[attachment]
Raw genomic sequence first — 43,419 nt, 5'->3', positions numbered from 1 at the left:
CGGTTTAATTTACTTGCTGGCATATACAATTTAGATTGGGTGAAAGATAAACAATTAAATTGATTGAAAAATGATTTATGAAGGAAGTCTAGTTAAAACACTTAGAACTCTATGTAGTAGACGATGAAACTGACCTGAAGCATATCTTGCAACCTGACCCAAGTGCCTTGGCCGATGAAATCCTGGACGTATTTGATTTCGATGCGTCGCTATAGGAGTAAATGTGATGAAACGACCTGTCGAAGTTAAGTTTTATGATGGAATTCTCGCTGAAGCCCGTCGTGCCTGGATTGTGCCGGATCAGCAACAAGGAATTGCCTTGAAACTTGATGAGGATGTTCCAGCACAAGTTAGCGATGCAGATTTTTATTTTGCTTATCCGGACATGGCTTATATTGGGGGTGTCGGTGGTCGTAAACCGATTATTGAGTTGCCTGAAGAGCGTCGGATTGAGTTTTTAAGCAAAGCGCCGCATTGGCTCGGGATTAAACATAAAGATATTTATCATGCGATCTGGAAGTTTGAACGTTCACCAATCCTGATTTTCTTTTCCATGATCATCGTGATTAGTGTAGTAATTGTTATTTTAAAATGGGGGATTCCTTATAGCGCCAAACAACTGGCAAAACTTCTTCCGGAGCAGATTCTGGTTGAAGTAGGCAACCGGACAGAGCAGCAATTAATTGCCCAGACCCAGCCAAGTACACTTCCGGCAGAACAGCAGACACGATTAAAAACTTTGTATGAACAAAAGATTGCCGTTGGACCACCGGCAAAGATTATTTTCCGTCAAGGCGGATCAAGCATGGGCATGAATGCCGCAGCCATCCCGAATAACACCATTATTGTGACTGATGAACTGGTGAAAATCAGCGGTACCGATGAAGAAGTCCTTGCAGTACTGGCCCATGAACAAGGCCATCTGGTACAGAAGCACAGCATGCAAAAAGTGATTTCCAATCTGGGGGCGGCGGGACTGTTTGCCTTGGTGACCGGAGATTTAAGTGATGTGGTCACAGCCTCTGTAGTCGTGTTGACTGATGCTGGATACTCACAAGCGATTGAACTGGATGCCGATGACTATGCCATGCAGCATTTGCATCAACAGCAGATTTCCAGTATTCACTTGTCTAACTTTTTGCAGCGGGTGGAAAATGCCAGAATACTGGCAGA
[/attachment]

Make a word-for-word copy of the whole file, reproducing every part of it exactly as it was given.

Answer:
Raw genomic sequence first — 43,419 nt, 5'->3', positions numbered from 1 at the left:
CGGTTTAATTTACTTGCTGGCATATACAATTTAGATTGGGTGAAAGATAAACAATTAAATTGATTGAAAAATGATTTATGAAGGAAGTCTAGTTAAAACACTTAGAACTCTATGTAGTAGACGATGAAACTGACCTGAAGCATATCTTGCAACCTGACCCAAGTGCCTTGGCCGATGAAATCCTGGACGTATTTGATTTCGATGCGTCGCTATAGGAGTAAATGTGATGAAACGACCTGTCGAAGTTAAGTTTTATGATGGAATTCTCGCTGAAGCCCGTCGTGCCTGGATTGTGCCGGATCAGCAACAAGGAATTGCCTTGAAACTTGATGAGGATGTTCCAGCACAAGTTAGCGATGCAGATTTTTATTTTGCTTATCCGGACATGGCTTATATTGGGGGTGTCGGTGGTCGTAAACCGATTATTGAGTTGCCTGAAGAGCGTCGGATTGAGTTTTTAAGCAAAGCGCCGCATTGGCTCGGGATTAAACATAAAGATATTTATCATGCGATCTGGAAGTTTGAACGTTCACCAATCCTGATTTTCTTTTCCATGATCATCGTGATTAGTGTAGTAATTGTTATTTTAAAATGGGGGATTCCTTATAGCGCCAAACAACTGGCAAAACTTCTTCCGGAGCAGATTCTGGTTGAAGTAGGCAACCGGACAGAGCAGCAATTAATTGCCCAGACCCAGCCAAGTACACTTCCGGCAGAACAGCAGACACGATTAAAAACTTTGTATGAACAAAAGATTGCCGTTGGACCACCGGCAAAGATTATTTTCCGTCAAGGCGGATCAAGCATGGGCATGAATGCCGCAGCCATCCCGAATAACACCATTATTGTGACTGATGAACTGGTGAAAATCAGCGGTACCGATGAAGAAGTCCTTGCAGTACTGGCCCATGAACAAGGCCATCTGGTACAGAAGCACAGCATGCAAAAAGTGATTTCCAATCTGGGGGCGGCGGGACTGTTTGCCTTGGTGACCGGAGATTTAAGTGATGTGGTCACAGCCTCTGTAGTCGTGTTGACTGATGCTGGATACTCACAAGCGATTGAACTGGATGCCGATGACTATGCCATGCAGCATTTGCATCAACAGCAGATTTCCAGTATTCACTTGTCTAACTTTTTGCAGCGGGTGGAAAATGCCAGAATACTGGCAGA